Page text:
PwC Australia hit 10.4 per cent revenue growth for the 12 months to June 30 this year, which chief executive Luke Sayers said is 99 per cent thanks to the firm’s organic growth.
“We are always scanning the market for acquisition opportunities that make commercial sense and will add value to our clients, but we are not interested in buying expensive growth when we have such strength and capacity to grow in our existing business,” he said.
Standouts for the year include the firm’s assurance practice, with “high single digit” revenue growth.
This was backed by several high profile traditional audit wins, including Australian Unity, Ausgrid and Food Retail Group.
PwC’s legal business grew its revenue by 68 per cent, finishing the year with 23 partners and 105 lawyers.
Mr Sayers flagged a shift away from billable hours in its advisory work as key to delivering for clients in the last year.
“PwC delivered a fully integrated advisory service that utilised more than 60 staff across different professional capabilities including commercial and financial advisory, legal, tax, debt capital advisory, due diligence and financial model audit services. PwC did not bill any work on hourly rates with payment to PwC wholly contingent on the project’s commercial and financial success,” he said.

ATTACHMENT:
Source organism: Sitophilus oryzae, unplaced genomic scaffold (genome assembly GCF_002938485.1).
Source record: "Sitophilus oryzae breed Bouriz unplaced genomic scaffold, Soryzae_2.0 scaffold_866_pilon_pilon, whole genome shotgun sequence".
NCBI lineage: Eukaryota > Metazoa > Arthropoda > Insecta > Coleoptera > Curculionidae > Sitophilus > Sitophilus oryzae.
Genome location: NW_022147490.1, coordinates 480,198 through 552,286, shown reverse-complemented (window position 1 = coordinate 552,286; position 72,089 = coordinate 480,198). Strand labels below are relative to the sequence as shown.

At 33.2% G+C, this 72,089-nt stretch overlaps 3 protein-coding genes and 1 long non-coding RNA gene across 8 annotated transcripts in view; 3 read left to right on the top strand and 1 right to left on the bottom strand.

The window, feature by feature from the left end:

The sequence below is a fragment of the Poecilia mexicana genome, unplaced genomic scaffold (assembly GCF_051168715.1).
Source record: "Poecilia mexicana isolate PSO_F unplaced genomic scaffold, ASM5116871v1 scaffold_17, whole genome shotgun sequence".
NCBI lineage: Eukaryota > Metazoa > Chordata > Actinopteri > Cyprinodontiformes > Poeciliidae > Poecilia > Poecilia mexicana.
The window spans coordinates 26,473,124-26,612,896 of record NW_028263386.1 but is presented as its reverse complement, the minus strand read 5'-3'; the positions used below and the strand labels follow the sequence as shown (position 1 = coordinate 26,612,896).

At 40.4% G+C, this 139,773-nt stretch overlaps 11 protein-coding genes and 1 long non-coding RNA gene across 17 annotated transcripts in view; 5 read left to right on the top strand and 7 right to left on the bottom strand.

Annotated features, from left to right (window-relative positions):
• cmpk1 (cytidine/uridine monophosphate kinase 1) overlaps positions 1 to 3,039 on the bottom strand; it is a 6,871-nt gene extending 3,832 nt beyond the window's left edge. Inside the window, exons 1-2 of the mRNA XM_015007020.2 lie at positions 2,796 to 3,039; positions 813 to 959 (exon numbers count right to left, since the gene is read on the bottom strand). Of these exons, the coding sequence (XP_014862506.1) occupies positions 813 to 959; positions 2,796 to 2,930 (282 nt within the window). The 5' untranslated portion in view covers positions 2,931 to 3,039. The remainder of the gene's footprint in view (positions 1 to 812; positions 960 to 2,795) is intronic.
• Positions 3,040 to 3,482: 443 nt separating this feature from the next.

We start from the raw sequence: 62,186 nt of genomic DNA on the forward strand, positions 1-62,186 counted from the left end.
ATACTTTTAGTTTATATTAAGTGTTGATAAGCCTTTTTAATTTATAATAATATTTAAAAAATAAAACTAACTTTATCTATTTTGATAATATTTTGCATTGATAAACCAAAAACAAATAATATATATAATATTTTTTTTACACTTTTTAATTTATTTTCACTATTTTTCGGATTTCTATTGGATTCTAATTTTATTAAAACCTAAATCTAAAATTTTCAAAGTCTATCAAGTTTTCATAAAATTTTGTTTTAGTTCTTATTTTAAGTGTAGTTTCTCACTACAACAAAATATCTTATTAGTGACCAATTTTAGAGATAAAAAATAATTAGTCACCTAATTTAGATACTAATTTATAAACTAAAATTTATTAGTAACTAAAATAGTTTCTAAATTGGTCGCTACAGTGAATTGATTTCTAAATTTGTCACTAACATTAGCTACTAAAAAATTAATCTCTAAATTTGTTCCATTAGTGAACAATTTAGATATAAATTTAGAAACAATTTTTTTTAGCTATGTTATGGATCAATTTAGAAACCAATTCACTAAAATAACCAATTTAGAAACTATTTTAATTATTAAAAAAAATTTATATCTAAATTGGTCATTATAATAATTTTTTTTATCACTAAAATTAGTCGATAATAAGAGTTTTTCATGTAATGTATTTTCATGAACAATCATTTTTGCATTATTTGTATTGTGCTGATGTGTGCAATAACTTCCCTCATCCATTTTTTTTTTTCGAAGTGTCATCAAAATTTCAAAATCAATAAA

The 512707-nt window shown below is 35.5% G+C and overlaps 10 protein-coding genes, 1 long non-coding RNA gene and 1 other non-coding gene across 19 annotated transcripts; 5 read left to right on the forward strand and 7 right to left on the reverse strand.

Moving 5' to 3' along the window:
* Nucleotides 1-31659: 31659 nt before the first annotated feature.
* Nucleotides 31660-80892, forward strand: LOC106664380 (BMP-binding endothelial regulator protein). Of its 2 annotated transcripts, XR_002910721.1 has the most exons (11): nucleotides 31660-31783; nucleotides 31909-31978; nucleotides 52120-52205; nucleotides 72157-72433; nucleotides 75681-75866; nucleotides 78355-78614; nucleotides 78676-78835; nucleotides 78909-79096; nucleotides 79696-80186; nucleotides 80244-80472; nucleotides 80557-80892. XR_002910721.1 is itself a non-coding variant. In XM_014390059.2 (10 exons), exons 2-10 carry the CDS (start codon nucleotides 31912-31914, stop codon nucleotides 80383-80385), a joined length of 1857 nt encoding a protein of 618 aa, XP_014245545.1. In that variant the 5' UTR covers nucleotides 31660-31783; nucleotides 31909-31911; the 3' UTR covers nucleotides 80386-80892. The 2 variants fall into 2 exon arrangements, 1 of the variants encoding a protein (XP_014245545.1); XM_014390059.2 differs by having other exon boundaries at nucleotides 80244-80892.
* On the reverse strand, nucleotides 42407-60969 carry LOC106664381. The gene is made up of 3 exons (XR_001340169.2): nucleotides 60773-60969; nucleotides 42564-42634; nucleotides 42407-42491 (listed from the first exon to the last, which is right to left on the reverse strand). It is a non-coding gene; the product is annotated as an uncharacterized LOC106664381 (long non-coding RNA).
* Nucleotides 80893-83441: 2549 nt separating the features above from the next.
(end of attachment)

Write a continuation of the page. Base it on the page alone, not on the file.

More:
In the firm’s consulting arm, strategy had its strongest year since its 2014 acquisition. Other acquisitions, including Strategic Investments Group in November, also bore fruit in 2017.
The next 12 months will see a focus on digital transformation and a continued focus on the firm’s cultural and social policies and initiatives, backed by its 40-40-20 gender diversity targets which were established in 2015.
PwC recently confirmed 91 partner admissions for 2017, up from the firm’s previous record intake of 72.